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Week Six

The election of Donald Trump has galvanized millions and driven a deep introspection of values of welcome and understanding. When we set out to respond to the travel bans and deportations that have taken place in the US for decades, we sought to communicate a particularly Catholic response. By definition, catholicism mean "whole-making", to reconcile divergent and broken parts in order to re-member their oneness. 

During this most holy of Christian seasons, we allowed our faith to guide us and believed in the possibility of reaching out to all those New Yorkers, clergy, religious, and laity, in the Archdiocese who might be moved by the story, experience, and struggle of people migrating across borders and escaping marginalization as the early Holy Family had done during their time. In turn, through prayer and song, and during a season of repentance, what would it mean for Catholics --and Americans more widely-- to reconcile with their own complicity in this oppression and their place in its resolution?

A reverence for the Mother of God served as a backdrop for this action, and the response from passerby, family, friends, and strangers provided the strongest testament to the need for our church and Church leaders to stand with the people who struggle most dramatically under these oppressive and prejudicial policies. What will our faith call us to next? How will we live as if the truth is true? When will our community of faith-filled, Christ-centered people begin embracing the inheritance that calls us to demand justice and love for all?

Week Five

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The rain blessed us. Each drop reminded us that the saints stand witness to this Gospel message of welcome. Wet and wind strewn only served to further inspire the praying and singing on the steps of St. Pat's Cathedral. Calls for courage rang out, and the insistence that our Church leadership and laity do more to oppose efforts to inflict fear and panic in and violence toward our sisters and brothers desperately seeking sanctuary. What are borders to families in need of safety? What are walls to individuals in search of dignity and work? What are bans to people exercising their right to free movement visiting loved ones? 

Holy Mother, we continue to call upon your intercession to open wide the hearts of all people of all faiths centered upon a Spirit of Love.

Week Four

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New hands join us to raise our banner each week. We are so moved. There are those who have not only showed up every week, but also those who have expressed a desire to do more. And so, moved by the Spirit, the group decided to recite the Rosary this week in a choir-to-choir format, where those standing behind one side of the banner (led by Bud) called out the first halves of the Our Father, Hail Mary, and Glory Be, and those on the other side (led by Jim) responded with the latter half.

As this was happening, a man skipped through Fifth Avenue traffic, hailing me down, as if I were a cab.  He requested a copy of our program. After a brief review, he looked up at me and said, "Great! How can I get more involved? What's next?" I replied by saying that he was more than welcome to join us and that we would be here for the next two Fridays. He said that he would love to join us, but that he was on his way to do the Stations of the Cross. And so we shook hands a second time and in that moment, two strangers became friends.  I have a funny feeling Dennis will join us one of these upcoming weeks.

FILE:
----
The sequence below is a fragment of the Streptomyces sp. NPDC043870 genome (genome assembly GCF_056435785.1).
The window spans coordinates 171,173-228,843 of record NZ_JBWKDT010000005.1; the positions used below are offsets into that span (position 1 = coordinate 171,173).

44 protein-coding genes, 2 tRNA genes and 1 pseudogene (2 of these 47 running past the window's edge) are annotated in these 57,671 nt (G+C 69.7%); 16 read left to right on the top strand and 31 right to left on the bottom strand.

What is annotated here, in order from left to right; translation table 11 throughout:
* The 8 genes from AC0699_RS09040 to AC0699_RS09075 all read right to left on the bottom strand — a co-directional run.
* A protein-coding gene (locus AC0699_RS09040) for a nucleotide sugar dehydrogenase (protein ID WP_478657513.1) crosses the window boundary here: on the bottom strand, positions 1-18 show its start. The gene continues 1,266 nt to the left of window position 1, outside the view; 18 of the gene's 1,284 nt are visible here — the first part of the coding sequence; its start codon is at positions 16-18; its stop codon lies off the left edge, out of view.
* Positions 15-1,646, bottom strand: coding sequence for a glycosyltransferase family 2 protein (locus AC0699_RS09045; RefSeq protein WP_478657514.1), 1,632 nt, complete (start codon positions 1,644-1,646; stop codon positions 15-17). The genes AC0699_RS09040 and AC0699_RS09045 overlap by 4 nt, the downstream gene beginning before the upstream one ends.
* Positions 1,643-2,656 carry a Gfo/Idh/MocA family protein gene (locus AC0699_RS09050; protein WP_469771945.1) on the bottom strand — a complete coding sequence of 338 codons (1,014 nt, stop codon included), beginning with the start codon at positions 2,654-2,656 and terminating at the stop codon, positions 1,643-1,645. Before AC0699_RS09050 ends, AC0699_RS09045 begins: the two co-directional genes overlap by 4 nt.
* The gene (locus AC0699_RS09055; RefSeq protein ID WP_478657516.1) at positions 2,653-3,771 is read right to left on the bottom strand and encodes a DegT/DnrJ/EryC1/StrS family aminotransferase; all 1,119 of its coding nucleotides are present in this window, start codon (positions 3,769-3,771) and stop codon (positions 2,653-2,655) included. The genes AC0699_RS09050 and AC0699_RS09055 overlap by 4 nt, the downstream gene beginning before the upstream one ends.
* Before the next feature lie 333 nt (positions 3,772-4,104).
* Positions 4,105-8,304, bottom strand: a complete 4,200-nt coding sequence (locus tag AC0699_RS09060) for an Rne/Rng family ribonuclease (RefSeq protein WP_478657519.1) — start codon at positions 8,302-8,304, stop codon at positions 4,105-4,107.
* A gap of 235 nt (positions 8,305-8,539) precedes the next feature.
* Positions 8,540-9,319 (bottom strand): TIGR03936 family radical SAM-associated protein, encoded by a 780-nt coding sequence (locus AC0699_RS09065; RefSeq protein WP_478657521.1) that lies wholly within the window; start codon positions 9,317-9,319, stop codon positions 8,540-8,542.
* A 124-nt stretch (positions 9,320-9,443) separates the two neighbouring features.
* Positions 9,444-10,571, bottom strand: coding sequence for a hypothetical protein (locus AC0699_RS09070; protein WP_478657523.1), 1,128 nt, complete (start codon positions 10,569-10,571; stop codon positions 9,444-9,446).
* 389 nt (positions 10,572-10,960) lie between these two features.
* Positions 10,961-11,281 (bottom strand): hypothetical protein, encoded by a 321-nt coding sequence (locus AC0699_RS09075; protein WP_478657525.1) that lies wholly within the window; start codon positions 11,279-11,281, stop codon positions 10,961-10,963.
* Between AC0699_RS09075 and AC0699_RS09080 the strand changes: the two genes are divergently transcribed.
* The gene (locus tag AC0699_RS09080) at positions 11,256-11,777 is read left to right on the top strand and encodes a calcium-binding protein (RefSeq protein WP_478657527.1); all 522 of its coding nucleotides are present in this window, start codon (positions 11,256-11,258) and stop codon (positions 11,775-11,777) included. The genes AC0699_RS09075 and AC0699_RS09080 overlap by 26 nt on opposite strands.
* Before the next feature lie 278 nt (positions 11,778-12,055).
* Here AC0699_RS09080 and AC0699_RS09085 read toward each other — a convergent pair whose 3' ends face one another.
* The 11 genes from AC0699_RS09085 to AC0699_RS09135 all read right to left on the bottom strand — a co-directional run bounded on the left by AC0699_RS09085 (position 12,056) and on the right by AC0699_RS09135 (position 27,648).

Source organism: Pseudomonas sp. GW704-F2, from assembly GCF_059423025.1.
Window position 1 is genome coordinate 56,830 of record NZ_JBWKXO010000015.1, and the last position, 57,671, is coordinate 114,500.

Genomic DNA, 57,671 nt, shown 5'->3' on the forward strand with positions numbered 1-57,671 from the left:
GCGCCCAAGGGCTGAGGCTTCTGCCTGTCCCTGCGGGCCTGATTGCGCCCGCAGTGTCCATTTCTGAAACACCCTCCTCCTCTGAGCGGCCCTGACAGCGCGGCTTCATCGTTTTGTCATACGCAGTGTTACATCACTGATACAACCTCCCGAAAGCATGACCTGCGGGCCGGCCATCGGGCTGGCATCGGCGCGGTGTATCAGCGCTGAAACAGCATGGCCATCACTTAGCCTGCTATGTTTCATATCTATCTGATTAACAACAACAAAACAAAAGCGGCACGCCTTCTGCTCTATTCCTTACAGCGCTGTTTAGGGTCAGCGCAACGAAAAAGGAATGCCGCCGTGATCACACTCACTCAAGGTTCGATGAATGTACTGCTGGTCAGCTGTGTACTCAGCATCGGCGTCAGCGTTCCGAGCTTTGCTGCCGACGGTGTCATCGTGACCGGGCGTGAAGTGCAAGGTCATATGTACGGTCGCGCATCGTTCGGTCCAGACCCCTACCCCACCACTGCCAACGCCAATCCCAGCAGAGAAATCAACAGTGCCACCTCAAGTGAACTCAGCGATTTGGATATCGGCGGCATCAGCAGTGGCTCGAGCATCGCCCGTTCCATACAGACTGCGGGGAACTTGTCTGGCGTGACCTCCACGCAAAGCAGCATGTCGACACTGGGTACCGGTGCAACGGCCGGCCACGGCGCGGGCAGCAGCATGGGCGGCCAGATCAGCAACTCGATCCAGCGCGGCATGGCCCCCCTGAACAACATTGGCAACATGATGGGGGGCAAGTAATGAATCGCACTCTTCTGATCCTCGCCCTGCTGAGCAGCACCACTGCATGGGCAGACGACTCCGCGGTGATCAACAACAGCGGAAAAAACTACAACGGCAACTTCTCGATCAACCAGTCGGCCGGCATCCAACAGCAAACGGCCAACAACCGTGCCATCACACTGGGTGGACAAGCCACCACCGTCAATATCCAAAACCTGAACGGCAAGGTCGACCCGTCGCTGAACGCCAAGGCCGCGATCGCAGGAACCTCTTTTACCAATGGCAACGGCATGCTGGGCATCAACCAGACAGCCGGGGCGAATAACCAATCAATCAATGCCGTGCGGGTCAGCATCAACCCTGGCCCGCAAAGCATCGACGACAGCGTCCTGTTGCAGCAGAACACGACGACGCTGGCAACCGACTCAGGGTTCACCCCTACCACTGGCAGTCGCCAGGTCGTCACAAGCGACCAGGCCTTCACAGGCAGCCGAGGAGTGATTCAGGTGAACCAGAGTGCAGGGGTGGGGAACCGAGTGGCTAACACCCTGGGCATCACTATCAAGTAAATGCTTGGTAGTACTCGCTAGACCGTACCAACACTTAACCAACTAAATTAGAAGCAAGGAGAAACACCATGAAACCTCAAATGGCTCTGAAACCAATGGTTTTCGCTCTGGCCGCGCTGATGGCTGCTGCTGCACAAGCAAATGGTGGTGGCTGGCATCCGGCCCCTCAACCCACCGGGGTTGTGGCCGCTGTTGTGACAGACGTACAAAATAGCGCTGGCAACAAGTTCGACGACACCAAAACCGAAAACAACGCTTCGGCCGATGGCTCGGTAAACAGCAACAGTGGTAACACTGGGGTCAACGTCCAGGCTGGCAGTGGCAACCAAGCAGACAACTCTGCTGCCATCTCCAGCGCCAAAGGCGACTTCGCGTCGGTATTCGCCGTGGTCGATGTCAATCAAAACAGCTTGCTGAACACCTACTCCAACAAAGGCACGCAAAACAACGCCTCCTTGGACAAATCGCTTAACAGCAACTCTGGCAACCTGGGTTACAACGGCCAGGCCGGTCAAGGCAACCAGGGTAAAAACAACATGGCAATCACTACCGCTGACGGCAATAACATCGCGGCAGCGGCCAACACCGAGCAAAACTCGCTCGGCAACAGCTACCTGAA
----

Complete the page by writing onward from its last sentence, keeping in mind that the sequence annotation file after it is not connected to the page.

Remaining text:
Moments later, as I rejoiced those praying while holding the stack of programs close to my chest, a woman walking by reached out and squeezed my arm with an equal amount of strength and grace, and said "Thank you." I turned to respond but she was already well past me. I didn't get her name. I couldn't see her face. But with one tender touch and the whisper of two words, two strangers became friends. The clock struck 6:00 and the bells of St. Patrick's ominously rang during the call and response of the Litany of Saints. Our vigil came to an end, but we stood in silence for a few more minutes, absorbing the moment for ourselves, for each other, and for those facing persecution and deportation. Why were we here? For what reason?

A thunderous call remains for us all - as individuals, groups, organizations, and as an institution. For those who desperately need our help, our silence is deafening. We will bear witness to the truth or not. We will do unto others or not. We will welcome the stranger or not. We will stand in solidarity or not. And we must bear full responsibility for our response, and consequently, for their lives.

Week Three (St. Pat's on St. Pat's)

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We had a very moving witness at the St. Patrick’s Cathedral this past Friday, on St. Patrick’s Day. The parade was over when we arrived, but many people were still out and supportive of our message to welcome immigrants and refugees. Indeed, it seemed many were grateful for the reminder that Irish Americans are immigrants or decedents of immigrants too, specifically within the New York Archdiocese (where every NYC Cardinal has either emigrated from Ireland or been the son of Irish Immigrants). During our prayer we were thanked by Irish and Irish Americans alike. We received more than a few “thumbs up” from people who looked to be in their twenties, eighties, and every age between. We received a smile from a woman wearing a hijab walking along with her two young children and a round of applause from a couple who said they were from a county “on the list”.